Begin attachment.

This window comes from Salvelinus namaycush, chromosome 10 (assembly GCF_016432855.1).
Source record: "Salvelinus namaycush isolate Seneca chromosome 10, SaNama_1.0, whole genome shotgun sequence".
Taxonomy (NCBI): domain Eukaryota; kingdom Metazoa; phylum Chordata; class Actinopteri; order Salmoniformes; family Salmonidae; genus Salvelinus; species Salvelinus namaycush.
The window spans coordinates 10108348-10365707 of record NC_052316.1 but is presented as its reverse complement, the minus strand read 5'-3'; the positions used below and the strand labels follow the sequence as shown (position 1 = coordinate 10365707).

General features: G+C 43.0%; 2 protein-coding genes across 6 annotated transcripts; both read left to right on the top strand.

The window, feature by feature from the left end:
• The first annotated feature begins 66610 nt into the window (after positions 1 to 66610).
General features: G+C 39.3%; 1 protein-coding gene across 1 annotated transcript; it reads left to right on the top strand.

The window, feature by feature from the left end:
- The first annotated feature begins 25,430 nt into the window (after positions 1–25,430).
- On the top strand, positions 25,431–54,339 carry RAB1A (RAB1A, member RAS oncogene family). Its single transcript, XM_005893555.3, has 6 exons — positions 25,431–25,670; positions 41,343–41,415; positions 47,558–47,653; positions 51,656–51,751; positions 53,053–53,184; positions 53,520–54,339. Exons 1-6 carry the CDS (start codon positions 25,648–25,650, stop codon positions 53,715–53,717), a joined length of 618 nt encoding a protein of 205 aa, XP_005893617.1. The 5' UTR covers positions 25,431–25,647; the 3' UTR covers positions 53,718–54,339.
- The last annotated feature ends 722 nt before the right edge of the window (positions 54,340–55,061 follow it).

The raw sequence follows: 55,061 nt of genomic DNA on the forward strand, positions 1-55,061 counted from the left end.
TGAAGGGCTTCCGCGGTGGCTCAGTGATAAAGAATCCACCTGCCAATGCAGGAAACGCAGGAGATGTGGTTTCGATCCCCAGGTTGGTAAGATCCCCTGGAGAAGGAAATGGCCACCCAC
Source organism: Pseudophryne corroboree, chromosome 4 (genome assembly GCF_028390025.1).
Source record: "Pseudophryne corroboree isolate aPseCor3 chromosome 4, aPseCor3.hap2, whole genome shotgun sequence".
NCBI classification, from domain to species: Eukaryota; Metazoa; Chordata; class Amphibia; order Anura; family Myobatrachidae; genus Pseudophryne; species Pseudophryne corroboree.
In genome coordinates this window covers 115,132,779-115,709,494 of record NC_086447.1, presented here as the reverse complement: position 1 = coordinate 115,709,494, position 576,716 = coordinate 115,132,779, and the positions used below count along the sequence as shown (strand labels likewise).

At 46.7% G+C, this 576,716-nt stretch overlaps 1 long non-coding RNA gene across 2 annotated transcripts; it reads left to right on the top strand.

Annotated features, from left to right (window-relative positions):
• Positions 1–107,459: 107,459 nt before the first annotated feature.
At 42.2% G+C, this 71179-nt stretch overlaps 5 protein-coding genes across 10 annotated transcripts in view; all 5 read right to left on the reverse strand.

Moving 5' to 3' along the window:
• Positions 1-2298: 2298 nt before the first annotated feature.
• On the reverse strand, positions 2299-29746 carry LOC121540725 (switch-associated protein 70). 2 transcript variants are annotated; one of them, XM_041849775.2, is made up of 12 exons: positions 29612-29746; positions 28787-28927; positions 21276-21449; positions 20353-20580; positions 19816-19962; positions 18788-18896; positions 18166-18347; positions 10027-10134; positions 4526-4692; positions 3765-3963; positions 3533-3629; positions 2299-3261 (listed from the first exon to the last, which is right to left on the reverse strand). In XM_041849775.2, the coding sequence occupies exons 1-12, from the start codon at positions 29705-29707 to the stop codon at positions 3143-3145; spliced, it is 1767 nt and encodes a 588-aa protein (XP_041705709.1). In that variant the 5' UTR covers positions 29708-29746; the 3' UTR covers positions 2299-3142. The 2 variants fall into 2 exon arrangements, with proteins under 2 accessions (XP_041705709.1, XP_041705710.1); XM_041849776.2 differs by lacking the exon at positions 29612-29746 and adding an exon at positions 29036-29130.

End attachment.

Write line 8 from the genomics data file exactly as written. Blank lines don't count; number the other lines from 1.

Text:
General features: G+C 39.3%; 1 protein-coding gene across 1 annotated transcript; it reads left to right on the top strand.